Constitution of Peru
Peru

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The Constitution of Peru is the supreme law of Peru. The current constitution, enacted on December 31, 1993, is Peru's fifth in the 20th century and replaced the 1979 Constitution.[1] The Constitution was drafted by the Democratic Constitutional Congress that was convened by President Alberto Fujimori during the Peruvian Constitutional Crisis of 1992 that followed his 1992 dissolution of Congress, was promulgated on December 29, 1993. A Democratic Constitutional Congress (CCD) was elected in 1992, and the final text was approved under a referendum.

The current Constitution of Peru differs from the 1979 Constitution in that it gives greater power to the president. For example, it allowed for reelection, reduced the bicameral 240-member congress to a unicameral 120 Congress of the Republic,[2] not only affirmed the president's power to veto found in the 1979 Constitution, but also gave him the power to use a line item veto, and mandated that all tax laws receive prior approval by the Ministry of Economics and Finance. While the Constitution of 1979 allowed the president to dissolve congress after congress censured cabinet members three times, the current constitution allows the president to do so after only two censures. The Constitution allows the president to decree laws as long as he first informs the Congress of his intent to do so. If the president dissolves congress, the Constitution gives him the power to rule until the election of a new Congress within a four month timeline, during which time the Standing Committee of the dissolved Congress will remain functioning.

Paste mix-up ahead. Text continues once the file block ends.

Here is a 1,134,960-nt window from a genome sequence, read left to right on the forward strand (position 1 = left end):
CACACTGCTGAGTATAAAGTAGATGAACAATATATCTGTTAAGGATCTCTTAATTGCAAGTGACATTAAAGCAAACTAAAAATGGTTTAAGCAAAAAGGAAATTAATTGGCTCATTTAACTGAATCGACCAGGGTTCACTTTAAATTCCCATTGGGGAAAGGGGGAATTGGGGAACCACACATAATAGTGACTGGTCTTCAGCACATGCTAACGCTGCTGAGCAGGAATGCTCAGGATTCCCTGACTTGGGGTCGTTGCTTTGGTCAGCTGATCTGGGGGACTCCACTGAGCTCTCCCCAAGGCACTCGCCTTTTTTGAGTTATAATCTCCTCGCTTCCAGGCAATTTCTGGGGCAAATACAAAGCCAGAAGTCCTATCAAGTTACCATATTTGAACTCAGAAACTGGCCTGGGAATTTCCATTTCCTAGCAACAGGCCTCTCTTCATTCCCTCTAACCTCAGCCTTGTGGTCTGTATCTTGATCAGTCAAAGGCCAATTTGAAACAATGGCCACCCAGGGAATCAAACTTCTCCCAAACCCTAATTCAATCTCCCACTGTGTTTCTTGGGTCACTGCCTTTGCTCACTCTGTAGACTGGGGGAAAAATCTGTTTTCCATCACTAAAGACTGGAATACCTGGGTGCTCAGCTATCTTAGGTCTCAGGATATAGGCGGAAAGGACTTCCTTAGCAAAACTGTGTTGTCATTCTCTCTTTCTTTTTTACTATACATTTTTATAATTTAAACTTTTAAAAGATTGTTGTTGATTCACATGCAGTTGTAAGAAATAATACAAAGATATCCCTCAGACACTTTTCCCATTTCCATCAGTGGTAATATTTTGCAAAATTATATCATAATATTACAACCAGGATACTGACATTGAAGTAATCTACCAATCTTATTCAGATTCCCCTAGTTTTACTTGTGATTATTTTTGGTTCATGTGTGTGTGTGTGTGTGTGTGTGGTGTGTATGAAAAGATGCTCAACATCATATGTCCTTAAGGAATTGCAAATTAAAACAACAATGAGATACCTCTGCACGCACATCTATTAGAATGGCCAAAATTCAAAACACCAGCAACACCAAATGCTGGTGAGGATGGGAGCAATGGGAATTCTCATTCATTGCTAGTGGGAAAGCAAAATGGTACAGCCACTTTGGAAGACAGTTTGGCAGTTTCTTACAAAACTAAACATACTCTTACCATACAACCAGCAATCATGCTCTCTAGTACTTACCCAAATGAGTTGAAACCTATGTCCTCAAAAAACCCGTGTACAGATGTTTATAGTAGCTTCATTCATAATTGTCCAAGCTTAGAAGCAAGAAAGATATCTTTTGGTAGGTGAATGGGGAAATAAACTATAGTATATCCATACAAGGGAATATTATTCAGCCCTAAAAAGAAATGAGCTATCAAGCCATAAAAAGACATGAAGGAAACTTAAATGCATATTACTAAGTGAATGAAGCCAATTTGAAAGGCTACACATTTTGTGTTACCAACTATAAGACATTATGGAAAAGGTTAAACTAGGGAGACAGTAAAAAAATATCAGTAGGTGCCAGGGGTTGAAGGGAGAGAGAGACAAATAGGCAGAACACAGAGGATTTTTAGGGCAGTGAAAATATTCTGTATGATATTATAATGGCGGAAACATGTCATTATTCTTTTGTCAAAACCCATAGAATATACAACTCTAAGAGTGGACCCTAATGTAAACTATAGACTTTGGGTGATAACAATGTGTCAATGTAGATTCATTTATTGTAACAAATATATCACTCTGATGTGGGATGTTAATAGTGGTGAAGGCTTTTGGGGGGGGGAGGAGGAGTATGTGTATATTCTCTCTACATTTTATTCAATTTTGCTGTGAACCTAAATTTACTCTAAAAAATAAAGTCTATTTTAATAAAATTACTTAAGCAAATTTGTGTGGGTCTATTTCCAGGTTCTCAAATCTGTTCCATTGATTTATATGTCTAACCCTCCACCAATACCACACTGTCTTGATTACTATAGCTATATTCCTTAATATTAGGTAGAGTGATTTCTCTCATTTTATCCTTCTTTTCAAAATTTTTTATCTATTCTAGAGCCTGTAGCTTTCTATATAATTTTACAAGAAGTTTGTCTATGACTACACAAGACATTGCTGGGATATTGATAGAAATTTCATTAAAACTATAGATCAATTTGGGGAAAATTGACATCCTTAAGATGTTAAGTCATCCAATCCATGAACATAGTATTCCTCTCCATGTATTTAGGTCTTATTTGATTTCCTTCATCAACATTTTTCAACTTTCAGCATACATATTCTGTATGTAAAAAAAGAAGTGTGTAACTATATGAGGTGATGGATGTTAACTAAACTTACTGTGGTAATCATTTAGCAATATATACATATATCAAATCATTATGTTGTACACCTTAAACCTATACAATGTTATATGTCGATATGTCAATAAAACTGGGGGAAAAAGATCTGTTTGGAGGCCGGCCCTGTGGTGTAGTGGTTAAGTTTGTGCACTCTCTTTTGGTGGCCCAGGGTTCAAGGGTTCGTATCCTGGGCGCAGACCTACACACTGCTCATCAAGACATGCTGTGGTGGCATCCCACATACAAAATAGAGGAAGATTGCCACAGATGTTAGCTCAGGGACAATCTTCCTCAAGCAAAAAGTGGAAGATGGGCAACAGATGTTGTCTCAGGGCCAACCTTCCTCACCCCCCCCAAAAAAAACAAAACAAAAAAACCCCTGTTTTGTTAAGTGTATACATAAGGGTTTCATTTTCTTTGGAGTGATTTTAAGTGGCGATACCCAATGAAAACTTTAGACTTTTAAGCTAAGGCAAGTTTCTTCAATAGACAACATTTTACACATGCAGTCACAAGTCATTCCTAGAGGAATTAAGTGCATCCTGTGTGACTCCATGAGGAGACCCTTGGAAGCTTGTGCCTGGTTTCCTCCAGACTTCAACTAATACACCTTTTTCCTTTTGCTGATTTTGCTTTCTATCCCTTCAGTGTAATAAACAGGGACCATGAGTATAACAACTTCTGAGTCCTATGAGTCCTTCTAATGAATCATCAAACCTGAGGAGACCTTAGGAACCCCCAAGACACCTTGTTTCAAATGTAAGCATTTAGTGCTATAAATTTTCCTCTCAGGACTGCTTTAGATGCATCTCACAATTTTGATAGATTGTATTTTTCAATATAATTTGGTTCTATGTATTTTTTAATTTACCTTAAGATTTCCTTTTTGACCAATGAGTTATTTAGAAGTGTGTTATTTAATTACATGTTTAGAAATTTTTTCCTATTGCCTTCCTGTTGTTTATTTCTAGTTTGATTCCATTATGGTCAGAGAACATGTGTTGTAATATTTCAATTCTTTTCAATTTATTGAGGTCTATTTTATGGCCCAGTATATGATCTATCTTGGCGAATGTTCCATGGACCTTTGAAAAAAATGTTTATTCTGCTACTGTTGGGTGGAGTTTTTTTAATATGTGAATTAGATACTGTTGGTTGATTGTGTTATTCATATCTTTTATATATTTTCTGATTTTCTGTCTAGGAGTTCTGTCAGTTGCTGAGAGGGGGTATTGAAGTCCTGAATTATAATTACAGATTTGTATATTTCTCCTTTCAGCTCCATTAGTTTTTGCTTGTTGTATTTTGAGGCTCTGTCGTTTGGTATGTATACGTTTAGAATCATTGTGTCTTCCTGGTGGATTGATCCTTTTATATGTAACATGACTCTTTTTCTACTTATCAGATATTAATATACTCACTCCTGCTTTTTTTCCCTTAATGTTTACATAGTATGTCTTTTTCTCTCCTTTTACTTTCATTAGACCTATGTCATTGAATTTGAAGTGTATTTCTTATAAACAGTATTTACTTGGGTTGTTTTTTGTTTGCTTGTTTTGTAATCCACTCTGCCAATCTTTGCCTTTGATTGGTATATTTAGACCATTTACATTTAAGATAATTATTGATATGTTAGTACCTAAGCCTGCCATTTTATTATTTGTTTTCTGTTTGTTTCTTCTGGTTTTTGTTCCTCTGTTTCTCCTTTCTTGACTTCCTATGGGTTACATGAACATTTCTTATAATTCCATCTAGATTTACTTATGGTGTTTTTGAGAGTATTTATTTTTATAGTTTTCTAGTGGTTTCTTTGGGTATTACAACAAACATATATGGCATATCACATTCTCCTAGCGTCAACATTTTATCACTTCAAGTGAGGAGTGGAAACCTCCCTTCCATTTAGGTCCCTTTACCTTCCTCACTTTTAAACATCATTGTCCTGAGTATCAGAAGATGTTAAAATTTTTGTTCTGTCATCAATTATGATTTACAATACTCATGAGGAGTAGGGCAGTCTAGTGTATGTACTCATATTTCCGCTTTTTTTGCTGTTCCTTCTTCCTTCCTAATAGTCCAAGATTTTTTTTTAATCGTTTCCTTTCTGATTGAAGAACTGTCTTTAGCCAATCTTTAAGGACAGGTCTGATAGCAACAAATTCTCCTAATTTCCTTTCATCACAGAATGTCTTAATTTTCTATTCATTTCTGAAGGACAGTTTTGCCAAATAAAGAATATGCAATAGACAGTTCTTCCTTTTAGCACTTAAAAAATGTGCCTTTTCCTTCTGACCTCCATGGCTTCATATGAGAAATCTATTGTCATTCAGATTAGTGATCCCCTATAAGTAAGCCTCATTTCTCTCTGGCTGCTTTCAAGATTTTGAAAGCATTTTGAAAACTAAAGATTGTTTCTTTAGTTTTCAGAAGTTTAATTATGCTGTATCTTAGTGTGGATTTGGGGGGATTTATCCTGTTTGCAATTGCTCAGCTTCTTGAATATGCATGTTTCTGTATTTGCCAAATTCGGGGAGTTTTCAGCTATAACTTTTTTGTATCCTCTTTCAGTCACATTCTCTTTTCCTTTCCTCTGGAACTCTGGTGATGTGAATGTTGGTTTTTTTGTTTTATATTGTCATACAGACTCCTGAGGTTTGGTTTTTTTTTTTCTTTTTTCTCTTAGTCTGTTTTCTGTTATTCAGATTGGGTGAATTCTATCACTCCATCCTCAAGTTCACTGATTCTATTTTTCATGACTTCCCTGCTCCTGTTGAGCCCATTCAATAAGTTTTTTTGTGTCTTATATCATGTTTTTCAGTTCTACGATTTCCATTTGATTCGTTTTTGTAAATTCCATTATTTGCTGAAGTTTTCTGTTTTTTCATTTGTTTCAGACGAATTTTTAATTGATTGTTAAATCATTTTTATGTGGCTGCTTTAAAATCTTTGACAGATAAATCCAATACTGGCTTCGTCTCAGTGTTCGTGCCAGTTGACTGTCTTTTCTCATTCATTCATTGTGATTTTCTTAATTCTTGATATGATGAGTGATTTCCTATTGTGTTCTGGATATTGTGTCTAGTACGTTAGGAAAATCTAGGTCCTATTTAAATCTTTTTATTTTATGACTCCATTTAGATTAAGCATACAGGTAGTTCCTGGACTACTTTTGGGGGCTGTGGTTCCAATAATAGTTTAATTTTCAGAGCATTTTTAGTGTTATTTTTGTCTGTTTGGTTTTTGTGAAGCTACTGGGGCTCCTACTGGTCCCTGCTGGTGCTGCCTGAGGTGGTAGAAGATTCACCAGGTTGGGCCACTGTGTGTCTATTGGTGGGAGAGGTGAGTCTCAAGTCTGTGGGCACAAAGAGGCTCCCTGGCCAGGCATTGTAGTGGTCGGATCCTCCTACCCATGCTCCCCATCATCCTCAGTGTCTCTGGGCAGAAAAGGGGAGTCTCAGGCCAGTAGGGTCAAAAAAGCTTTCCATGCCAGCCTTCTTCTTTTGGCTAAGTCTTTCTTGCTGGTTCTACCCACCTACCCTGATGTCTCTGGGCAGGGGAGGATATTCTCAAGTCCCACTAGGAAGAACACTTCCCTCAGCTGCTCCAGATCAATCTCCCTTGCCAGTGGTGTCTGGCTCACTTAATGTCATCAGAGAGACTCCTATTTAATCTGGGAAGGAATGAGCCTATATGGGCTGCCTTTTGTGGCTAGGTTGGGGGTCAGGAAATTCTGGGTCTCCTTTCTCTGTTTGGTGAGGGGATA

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1979 Constitution

The 1979 Constitution was promulgated on July 12, 1979 by a Constituent Assembly elected in June 1978 following 10 years of military rule and replaced the suspended 1933 Constitution. It became effective in 1980 with the re-election of deposed President Fernando Belaúnde Terry. It limited the president to a single five-year term and established a bicameral legislature consisting of a 60-member Senate (upper house) and a 180-member Chamber of Deputies (lower house). It also eliminated the literacy requirement for voting and extended suffrage to all adults 18 or older.[2]

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